Izenajima: Inzena Island

CONTRIBUTED BY HANNAH CURTIS

Izena Island| Okinawa Hai

Izena island is located approximately 14 miles from the northernmost point of the Motobu peninsula, and in order to reach it, you take a 55 minute ferry ride departing from Unten Port. There are two daily sailings from Unten Port (Motobu) to Nakada Port (Izena) so you could make this a very quick day trip or even better an overnight stay.

Izena Island| Okinawa Hai

We opted for a 2 night camping trip, but if camping isn’t your style, there are accommodations available on the island.

Izena Island| Okinawa Hai

If you decide to bring your car, which I would recommend for those who wish to explore the entire island, then you need to make reservations for your vehicle on the ferry. However, if you choose not to do this, I also saw an advert for car rental company (0980-45-2394) while we were waiting for our return ferry back to Unten Port.

Camping on the island is free and there are four designated camping areas (although I believe you can camp anywhere as long as you are respectful and clean up after yourself when you leave).

Izena Island| Okinawa Hai

We decided to camp on Izena Beach which turned out to be a neat location as not only did it have clean toilet & showering facilities (showers cost 200 yen), faucets, and a long stretch of beach to explore, but it isn also within walking distance of Izena Village; one of 5 small villages on the island.

The population is less than 1,600 and the main source of income is from sugarcane farming. Something I found interesting is that there is no high school on the island, once children reach high school age, parents must board them on Okinawa during the week and they can return home during weekends.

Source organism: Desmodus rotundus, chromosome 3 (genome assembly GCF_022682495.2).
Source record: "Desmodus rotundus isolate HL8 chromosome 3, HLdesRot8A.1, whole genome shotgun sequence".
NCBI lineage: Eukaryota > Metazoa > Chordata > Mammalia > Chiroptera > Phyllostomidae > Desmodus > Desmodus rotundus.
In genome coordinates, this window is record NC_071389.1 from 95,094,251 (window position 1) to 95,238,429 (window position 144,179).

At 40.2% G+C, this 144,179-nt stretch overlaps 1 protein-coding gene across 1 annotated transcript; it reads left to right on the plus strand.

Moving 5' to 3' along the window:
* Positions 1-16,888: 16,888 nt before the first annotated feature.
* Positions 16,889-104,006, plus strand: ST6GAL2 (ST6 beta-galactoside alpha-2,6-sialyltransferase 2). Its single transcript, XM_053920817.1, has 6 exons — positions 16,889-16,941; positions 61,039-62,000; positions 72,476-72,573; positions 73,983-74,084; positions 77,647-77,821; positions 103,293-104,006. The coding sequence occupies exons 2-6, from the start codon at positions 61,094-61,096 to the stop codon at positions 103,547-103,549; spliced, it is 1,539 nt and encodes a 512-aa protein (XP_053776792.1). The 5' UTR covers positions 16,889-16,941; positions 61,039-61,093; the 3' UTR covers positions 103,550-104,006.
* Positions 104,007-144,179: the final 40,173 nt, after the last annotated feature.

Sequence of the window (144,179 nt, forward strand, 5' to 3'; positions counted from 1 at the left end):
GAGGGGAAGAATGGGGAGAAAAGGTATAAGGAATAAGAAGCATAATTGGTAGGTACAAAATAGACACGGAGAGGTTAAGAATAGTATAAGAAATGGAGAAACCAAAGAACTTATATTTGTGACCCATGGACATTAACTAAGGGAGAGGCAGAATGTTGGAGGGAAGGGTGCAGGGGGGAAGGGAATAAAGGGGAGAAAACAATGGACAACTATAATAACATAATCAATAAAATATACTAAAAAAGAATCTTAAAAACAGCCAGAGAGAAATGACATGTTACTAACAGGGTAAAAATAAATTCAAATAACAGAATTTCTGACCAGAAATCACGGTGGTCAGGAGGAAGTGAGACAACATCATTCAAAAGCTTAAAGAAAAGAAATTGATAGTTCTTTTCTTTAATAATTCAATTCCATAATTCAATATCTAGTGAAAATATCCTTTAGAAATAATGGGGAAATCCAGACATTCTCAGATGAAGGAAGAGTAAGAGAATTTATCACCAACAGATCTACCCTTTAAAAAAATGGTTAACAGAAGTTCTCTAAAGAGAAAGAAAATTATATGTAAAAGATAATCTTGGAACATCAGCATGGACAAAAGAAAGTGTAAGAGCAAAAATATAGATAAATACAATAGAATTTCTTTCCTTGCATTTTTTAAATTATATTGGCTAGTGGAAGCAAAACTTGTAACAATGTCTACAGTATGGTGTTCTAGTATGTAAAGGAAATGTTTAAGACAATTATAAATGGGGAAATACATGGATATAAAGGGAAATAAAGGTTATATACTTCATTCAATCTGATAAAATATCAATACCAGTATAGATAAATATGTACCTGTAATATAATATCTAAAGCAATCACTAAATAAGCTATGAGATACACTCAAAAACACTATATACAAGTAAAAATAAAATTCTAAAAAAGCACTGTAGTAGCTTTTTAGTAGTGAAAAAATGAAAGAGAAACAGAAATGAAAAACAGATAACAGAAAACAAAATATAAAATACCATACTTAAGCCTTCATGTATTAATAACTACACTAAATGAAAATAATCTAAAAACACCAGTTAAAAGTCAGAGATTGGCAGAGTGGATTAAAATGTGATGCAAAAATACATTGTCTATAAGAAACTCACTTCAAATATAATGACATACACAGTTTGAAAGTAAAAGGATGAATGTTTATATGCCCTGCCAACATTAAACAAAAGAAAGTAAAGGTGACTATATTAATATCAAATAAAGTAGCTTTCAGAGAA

Izenas main claim to fame is that it is the birthplace of King Sho En; the founder of the Second Sho Dynasty and King of the Ryukyu Kingdom from 1469-1476. There is a statue in his honor and even the ferry has a wee painting of him on the side.

Inzena Island | Okinawa hai!

Considering its relatively small size (6 square miles) Izena has a fair amount of sights to visit, mostly all in the southeast area in and around Izena village; Izena Castle, Mekaru-ke house, forest parks, a couple of small mountains to climb and of course lots of coastline & hidden beaches waiting to be discovered.


Things to Do Izena Island

While I am not a geocacher a friend informed me that there are a few caches to be found on the island also, which would be fun to find!

The main reason we chose Izena Island over another island for this trip is because it is habu free! I thought it would be awesome to do some hikes with our kids without fear of a habu getting us!

One thing that we hoped to do during our visit was to hire a fisherman to take us to the uninhabited island of Gushikawa, which is only 1.3 miles away from the Izena. This kind of boat service is called watashibune and according to Izena’s website you can ask the fisheries cooperative to arrange a watashibune (0980-45-2018).

Izena’s website has a lot of information regarding places to eat, where to stay, and things to do. The website is in Japanese, but if you open in Google Chrome it will translate http://vill.izena.okinawa.jp

All in all we had a fantastic weekend on Izena. We loved strolling around Izena Village in the evening, discovering hidden beaches and found the island super peaceful and relaxing.

Izena Island| Okinawa Hai

 

Unten Port: 0980-56-5084 (for car reservations and inquiries)

departs daily 10:30 a.m. & 3.30 p.m.

 

Nakada Port: 0980-45-2002 (for car reservations and inquiries)

departs daily- 9:00 a.m. & 1:30 p.m.

Fares:

Adult: 1,810 yen one way, 3,440 yen roundtrip

Under 12 years : 9,10 yen one way, 1,730 yen roundtrip

To bring a car the price varies on length, ours was in the 3m-4m category and cost 12,790 yen roundtrip (6,730 yen each way) *Price for car includes 1 adult.

Our children aged 5 & 2 didn’t have to pay, although I am unsure if they didn’t have to pay because of their age or because there were 2 adult fare paying passengers (I remember reading that 1 young child can travel for free with a full paying adult)

 

 

 

 

 

 

 


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1 Comments
  • August 16, 2015

    Did they speak english when you reserved a spot for your car? And did you have to reserve the camping spots or is it first come first serve? Looks fun.

    Brent
    Reply